Advocate General (AG) Bot has delivered his opinion in this UK referral (Case C‑592/15). This case concerns HMRC’s decision to refuse the British Film Institute’s (BFI) claim for repayment of overpaid VAT accounted for in the period 1990 to 1996 on the sale of tickets for admission to screenings of films.
The First Tier Tribunal had held that admission to a cinema or other venue showing films, supplied by an eligible body, was a cultural service for the purpose of the EU VAT Directive (Directive) and that in the absence of domestic implementing legislation during the claim period, the relevant EU provision had direct effect. Consequently BFI’s supplies were exempt from VAT. The Upper Tribunal subsequently upheld this decision and HMRC appealed to the Court of Appeal.
The Court of Appeal referred the case to the CJEU asking whether the cultural services exemption has direct effect, so as to exempt BFI’s supplies in the absence of any domestic implementing legislation. The referral also asks whether any discretion is given to Member States to discriminate between cultural services in their application of the exemption.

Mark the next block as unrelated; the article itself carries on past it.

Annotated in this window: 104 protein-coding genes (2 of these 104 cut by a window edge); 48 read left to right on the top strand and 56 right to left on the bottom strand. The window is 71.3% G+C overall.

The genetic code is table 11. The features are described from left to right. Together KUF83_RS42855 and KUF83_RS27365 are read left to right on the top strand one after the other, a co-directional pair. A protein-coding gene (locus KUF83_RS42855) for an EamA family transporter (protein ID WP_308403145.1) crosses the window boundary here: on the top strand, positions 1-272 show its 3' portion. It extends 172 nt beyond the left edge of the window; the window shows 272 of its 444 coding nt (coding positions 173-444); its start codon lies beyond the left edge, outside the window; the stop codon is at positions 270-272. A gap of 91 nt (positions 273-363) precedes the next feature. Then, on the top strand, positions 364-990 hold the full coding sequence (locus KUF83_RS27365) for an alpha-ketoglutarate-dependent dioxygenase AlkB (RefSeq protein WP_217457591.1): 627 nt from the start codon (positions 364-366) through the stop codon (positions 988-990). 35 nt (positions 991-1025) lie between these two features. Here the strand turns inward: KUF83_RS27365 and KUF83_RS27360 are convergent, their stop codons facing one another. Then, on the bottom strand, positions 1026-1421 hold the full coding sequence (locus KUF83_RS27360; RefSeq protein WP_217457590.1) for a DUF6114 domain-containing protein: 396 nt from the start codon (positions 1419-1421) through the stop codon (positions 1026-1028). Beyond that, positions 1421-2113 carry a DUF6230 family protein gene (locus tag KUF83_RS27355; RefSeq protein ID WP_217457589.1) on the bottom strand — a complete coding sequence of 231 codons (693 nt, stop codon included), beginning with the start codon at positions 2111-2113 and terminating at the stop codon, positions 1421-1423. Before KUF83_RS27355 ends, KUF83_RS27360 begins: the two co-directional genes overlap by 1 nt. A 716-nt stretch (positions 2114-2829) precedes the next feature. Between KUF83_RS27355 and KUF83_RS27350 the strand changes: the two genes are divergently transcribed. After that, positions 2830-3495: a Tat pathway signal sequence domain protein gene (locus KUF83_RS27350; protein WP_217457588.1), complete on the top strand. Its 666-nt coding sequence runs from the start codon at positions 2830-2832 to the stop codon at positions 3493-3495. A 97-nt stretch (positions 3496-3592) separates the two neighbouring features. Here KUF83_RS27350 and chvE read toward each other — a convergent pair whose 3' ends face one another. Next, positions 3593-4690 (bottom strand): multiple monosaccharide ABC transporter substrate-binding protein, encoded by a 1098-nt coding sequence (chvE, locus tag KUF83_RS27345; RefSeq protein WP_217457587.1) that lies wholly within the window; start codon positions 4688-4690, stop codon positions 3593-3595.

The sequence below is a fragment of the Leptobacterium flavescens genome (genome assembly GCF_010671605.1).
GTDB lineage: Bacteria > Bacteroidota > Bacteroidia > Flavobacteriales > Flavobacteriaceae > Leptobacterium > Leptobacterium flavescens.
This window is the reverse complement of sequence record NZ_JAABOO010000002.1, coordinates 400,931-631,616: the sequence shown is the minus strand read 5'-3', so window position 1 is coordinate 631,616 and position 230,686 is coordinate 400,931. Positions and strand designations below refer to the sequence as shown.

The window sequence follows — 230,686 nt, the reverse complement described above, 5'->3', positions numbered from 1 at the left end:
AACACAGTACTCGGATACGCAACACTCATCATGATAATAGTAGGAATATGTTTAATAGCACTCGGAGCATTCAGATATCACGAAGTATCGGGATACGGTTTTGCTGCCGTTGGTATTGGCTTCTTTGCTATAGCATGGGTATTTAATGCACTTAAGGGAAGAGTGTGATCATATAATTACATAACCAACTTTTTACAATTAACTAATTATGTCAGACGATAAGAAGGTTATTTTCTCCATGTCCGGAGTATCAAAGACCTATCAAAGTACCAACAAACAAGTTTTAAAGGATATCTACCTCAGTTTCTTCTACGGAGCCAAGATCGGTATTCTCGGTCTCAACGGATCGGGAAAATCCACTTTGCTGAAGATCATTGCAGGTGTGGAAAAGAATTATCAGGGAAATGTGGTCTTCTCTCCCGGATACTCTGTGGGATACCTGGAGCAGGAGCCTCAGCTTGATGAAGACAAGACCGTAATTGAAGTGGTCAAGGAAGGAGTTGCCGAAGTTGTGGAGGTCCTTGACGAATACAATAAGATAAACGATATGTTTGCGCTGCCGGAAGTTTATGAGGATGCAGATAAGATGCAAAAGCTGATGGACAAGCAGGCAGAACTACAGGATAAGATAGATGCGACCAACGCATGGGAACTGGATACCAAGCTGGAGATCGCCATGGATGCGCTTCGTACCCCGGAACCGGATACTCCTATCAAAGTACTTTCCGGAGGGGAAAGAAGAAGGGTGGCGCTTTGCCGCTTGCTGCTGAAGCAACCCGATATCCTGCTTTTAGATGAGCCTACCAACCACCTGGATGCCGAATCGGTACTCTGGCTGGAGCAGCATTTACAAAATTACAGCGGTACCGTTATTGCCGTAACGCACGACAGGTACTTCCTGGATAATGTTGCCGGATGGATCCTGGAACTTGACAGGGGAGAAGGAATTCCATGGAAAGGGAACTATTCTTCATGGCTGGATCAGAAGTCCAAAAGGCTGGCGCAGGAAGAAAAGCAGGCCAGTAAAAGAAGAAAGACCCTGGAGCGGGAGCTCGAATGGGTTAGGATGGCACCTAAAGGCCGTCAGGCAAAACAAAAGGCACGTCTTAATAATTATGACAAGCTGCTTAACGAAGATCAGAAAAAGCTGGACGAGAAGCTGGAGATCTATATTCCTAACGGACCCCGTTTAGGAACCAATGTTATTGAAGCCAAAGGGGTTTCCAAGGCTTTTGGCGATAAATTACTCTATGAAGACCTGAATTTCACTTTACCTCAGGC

The AG has opined that the Directive must be interpreted as meaning that the concept of ‘the supply of certain cultural services’ leaves it to the Member States to decide which supplies of cultural services may be exempt from VAT. It is for the national court to decide whether the exclusion of certain services from the exemption complies with the principle of fiscal neutrality, in particular whether it infringes the principle of equal treatment in relation to other operators enjoying exemption from VAT.
The AG has also opined that as the Directive, in the context of cultural services, provides no detail regarding which activities may be eligible for VAT exemption, allowing Member States broad discretion in that regard, it cannot be given direct effect. Consequently it may not be relied on directly by a taxable person before the national court, where the Member State concerned has failed to transpose that Directive into national law by the end of the period prescribed.
The Court has since agreed with the AG’s Opinion. Full details on the judgment can be found here.